WOODLAND HILLS >> When Gideon Ashoori opened a jewelry store at The Promenade in Woodland Hills a quarter-century ago, an elegant shopping assistant would escort patrons from Saks Fifth Avenue to I. Magnin to his Gideon & Co. Fine Jewelry.
Now after 26 years, the purveyor of luxury rings and watches has hung an “Everything Must Go” sale sign.
Among the last businesses left inside the once-posh shopping mall in Warner Center, Ashoori’s store has joined a recent exodus that could empty the interior of the mall by fall.
• RELATED STORY: Lawsuit calls Promenade mall blighted ‘ghost town’ as Village at Westfield Topanga opens next door
“Of course, it’s sad to leave; we have a lot of good customers,” Ashoori said, looking out at a mall of mostly closed businesses, which he estimated was 80 percent vacant. “We’re moving because the shopping center’s going to eventually shut down — 60 to 90 days max.”
If the 43-year-old mall were to close, it would join a growing number of shuttered shopping centers across the nation.
Only the 550,000-square-foot indoor mall now gasping for breath at Topanga Canyon Boulevard and Oxnard Street won’t likely end in a grand closeout sale. Or even an empty parking lot.
Instead, the 36-acre Promenade, once anchored by high-fashion department stores from Saks to J.W. Robinson’s — and more recently, Macy’s — may close off its sunlit white marble interior by walling it off at its Cafe Promenade food court and movie multiplex, according to interviews with business owners who have spoken with mall officials.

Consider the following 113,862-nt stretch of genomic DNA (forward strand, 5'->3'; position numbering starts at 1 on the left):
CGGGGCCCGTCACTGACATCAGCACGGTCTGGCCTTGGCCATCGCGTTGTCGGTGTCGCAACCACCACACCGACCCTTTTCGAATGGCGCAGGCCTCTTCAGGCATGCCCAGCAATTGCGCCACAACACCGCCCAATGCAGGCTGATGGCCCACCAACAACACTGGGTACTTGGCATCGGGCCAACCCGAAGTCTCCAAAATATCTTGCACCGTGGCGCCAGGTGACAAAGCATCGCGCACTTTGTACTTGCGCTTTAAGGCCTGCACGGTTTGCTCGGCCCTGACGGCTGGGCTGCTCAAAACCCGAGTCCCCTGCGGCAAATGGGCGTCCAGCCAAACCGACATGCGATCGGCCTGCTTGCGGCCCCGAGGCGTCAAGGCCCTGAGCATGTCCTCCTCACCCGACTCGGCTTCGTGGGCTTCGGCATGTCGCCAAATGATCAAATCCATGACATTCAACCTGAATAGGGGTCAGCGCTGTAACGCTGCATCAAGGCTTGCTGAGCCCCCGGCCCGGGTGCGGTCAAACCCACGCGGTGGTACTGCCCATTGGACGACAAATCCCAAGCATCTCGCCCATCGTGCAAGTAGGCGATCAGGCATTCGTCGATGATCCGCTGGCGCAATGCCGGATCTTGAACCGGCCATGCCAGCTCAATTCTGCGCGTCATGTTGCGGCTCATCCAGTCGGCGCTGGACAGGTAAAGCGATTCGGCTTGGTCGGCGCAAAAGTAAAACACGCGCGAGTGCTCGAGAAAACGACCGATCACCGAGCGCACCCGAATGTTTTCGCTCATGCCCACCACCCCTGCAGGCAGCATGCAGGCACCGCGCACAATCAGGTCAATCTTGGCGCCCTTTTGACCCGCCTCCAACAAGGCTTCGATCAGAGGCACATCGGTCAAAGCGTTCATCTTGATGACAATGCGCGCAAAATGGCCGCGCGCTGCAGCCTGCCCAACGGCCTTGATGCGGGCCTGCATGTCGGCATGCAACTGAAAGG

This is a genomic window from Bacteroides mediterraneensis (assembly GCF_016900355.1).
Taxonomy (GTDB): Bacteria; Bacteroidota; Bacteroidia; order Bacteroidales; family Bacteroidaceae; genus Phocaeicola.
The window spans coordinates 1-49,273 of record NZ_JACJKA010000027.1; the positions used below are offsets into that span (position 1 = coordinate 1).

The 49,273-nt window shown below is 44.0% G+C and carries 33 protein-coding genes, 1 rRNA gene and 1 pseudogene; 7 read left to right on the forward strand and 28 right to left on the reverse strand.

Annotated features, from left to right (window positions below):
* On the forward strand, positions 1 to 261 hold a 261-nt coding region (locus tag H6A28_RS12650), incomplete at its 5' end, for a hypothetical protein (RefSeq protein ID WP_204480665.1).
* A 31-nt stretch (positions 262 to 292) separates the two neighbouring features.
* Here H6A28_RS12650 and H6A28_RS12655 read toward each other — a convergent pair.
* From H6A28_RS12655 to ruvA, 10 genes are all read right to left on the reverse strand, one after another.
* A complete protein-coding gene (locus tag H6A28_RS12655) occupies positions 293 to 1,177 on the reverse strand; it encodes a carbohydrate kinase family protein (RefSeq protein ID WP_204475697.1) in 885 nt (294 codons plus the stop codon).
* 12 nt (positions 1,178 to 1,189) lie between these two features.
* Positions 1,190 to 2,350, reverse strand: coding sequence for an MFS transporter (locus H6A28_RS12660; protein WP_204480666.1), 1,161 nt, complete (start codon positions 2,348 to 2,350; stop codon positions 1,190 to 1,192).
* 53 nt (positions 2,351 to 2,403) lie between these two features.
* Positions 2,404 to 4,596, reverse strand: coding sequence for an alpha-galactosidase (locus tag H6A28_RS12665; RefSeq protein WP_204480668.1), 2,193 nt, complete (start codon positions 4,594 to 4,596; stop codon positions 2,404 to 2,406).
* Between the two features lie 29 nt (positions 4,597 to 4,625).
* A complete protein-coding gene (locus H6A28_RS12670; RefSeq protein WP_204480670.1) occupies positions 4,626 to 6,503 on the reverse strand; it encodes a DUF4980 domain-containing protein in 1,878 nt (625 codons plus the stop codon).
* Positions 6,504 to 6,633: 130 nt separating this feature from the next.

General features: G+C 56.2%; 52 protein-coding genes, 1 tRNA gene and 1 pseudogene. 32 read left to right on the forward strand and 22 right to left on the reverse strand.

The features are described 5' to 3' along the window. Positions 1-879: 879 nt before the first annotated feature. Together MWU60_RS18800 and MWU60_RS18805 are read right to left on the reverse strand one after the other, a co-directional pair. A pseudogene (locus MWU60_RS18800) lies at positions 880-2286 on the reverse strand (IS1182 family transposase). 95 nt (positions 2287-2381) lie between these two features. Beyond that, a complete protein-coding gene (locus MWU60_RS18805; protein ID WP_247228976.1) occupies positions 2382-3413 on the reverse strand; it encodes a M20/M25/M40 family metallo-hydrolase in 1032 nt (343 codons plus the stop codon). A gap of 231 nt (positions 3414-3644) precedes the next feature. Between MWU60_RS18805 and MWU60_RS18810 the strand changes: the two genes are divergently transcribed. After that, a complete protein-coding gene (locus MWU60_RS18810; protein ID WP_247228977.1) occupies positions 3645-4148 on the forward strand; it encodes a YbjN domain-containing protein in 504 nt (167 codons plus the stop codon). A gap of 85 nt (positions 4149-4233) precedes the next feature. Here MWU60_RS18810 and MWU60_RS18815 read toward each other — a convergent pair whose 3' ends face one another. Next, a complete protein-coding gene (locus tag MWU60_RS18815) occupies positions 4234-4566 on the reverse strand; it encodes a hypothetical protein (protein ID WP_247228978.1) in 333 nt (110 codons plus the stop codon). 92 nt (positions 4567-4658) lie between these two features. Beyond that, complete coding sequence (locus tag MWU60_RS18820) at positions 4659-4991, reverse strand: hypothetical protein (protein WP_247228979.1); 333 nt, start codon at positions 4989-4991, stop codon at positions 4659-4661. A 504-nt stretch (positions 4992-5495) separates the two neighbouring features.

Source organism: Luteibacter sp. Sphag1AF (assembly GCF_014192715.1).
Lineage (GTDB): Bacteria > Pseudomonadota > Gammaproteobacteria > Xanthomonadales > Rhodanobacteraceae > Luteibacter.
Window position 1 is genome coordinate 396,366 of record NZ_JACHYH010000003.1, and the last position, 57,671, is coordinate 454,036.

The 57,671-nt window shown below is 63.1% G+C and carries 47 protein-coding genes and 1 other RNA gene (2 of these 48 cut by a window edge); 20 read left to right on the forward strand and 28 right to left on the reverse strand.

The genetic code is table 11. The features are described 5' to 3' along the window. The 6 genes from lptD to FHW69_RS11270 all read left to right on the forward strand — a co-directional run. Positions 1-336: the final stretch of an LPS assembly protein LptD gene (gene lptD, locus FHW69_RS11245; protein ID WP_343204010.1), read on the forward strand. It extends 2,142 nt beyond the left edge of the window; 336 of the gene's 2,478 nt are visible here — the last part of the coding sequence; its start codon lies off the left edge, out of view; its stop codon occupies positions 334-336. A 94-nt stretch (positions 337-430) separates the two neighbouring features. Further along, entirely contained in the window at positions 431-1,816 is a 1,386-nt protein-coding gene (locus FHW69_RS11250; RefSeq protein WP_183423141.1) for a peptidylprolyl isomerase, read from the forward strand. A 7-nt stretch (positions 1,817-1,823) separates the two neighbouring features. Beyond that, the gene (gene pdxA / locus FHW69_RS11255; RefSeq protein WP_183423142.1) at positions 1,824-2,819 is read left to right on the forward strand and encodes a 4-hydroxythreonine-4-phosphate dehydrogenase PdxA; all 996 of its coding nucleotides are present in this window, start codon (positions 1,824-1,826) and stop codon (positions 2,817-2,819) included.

The eight-story AMC Theatres would then remain open, they say, as would outward facing restaurants and retailers Ruth’s Chris Steak House, The Rack, Crown Books, Maggiano’s Little Italy, P.F. Chang’s China Bistro, Ruby’s and Corner Bakery Cafe.
“They have forced everybody out,” said Yossi Kviatkosky, owner of the Rack, a premier billiard hall, bar and restaurant, who has filed a breach-of-contract civil suit against mall owner Westfield Corp. “All the stores are leaving. Within a month, the mall will be shut, the interior closed off.
“They actually showed me the blueprints on how they intend to close the mall. There’s no doubt.”
Westfield Corp., which purchased the mall in 1998, has filed no plans with the city of Los Angeles for the site’s development, city officials say.
In recent months, the Australia-based company has spent $500 million to make over its nearby Westfield Topanga mall.
It then spent another $350 million to open the adjacent Village at Westfield Topanga, a 550,000-square-foot open-air outdoor mall with a Costco and 100 shops and restaurants, according published reports.
But Westfield has been vague about what it will do with its waning Promenade, having last year stripped its Westfield logo from the Valley mall.
“We are evaluating a range of prospects and opportunities for the Promenade but have no comment or announcement to make at this time,” said Katy Dickey, executive vice president of communications, in an email.
As an extreme heat wave pushed San Fernando Valley temperatures well past 100 degrees, many residents sought shelter in traditional indoor shopping malls over the past few days.
But not at the two-story Promenade. But for a few moviegoers, it was nearly empty, with all but a half-dozen of its indoor stores closed. Only two vendors, shops selling tacos and teriyaki, remained in a once- bustling food court.